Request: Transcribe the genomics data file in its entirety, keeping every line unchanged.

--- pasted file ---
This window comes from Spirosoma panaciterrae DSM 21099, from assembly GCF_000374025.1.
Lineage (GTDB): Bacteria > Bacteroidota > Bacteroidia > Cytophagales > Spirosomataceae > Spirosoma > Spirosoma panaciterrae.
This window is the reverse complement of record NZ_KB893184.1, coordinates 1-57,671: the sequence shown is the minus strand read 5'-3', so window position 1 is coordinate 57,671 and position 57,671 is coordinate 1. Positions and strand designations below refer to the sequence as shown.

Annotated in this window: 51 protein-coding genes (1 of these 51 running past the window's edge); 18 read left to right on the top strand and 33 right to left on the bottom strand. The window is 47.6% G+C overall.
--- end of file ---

This window comes from Spirosoma panaciterrae DSM 21099, from assembly GCF_000374025.1.
Lineage (GTDB): Bacteria > Bacteroidota > Bacteroidia > Cytophagales > Spirosomataceae > Spirosoma > Spirosoma panaciterrae.
This window is the reverse complement of record NZ_KB893184.1, coordinates 1-57,671: the sequence shown is the minus strand read 5'-3', so window position 1 is coordinate 57,671 and position 57,671 is coordinate 1. Positions and strand designations below refer to the sequence as shown.

Annotated in this window: 51 protein-coding genes (1 of these 51 running past the window's edge); 18 read left to right on the top strand and 33 right to left on the bottom strand. The window is 47.6% G+C overall.